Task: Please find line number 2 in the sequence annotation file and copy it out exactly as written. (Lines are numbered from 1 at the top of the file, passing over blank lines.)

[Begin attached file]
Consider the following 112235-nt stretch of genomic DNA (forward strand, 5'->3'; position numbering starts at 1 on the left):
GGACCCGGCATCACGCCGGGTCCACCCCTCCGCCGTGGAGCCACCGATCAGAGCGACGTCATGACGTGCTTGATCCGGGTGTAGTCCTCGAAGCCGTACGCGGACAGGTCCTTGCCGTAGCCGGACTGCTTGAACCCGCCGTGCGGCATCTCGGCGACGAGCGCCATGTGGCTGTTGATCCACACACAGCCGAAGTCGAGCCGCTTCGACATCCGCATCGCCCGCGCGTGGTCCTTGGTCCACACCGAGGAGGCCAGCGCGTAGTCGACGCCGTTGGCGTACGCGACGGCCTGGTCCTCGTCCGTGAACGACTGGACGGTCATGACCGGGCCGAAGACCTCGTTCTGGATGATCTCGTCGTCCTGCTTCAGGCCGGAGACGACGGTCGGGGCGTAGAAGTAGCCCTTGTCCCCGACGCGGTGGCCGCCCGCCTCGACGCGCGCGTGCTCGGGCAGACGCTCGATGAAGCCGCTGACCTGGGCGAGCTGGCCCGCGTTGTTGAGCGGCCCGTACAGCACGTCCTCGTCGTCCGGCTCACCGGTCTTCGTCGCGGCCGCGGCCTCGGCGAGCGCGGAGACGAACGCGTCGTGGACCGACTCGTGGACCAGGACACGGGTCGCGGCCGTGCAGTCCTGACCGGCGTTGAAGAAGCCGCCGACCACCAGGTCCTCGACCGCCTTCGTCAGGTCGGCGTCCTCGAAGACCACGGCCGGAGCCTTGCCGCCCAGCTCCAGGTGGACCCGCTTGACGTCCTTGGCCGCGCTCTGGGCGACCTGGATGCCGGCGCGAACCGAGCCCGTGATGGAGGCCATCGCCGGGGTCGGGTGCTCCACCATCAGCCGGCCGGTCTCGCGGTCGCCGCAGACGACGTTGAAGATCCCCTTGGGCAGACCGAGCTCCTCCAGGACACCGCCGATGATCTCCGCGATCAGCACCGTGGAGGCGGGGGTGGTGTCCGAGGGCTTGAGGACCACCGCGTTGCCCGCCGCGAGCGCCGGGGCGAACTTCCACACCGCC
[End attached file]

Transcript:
GGACCCGGCATCACGCCGGGTCCACCCCTCCGCCGTGGAGCCACCGATCAGAGCGACGTCATGACGTGCTTGATCCGGGTGTAGTCCTCGAAGCCGTACGCGGACAGGTCCTTGCCGTAGCCGGACTGCTTGAACCCGCCGTGCGGCATCTCGGCGACGAGCGCCATGTGGCTGTTGATCCACACACAGCCGAAGTCGAGCCGCTTCGACATCCGCATCGCCCGCGCGTGGTCCTTGGTCCACACCGAGGAGGCCAGCGCGTAGTCGACGCCGTTGGCGTACGCGACGGCCTGGTCCTCGTCCGTGAACGACTGGACGGTCATGACCGGGCCGAAGACCTCGTTCTGGATGATCTCGTCGTCCTGCTTCAGGCCGGAGACGACGGTCGGGGCGTAGAAGTAGCCCTTGTCCCCGACGCGGTGGCCGCCCGCCTCGACGCGCGCGTGCTCGGGCAGACGCTCGATGAAGCCGCTGACCTGGGCGAGCTGGCCCGCGTTGTTGAGCGGCCCGTACAGCACGTCCTCGTCGTCCGGCTCACCGGTCTTCGTCGCGGCCGCGGCCTCGGCGAGCGCGGAGACGAACGCGTCGTGGACCGACTCGTGGACCAGGACACGGGTCGCGGCCGTGCAGTCCTGACCGGCGTTGAAGAAGCCGCCGACCACCAGGTCCTCGACCGCCTTCGTCAGGTCGGCGTCCTCGAAGACCACGGCCGGAGCCTTGCCGCCCAGCTCCAGGTGGACCCGCTTGACGTCCTTGGCCGCGCTCTGGGCGACCTGGATGCCGGCGCGAACCGAGCCCGTGATGGAGGCCATCGCCGGGGTCGGGTGCTCCACCATCAGCCGGCCGGTCTCGCGGTCGCCGCAGACGACGTTGAAGATCCCCTTGGGCAGACCGAGCTCCTCCAGGACACCGCCGATGATCTCCGCGATCAGCACCGTGGAGGCGGGGGTGGTGTCCGAGGGCTTGAGGACCACCGCGTTGCCCGCCGCGAGCGCCGGGGCGAACTTCCACACCGCC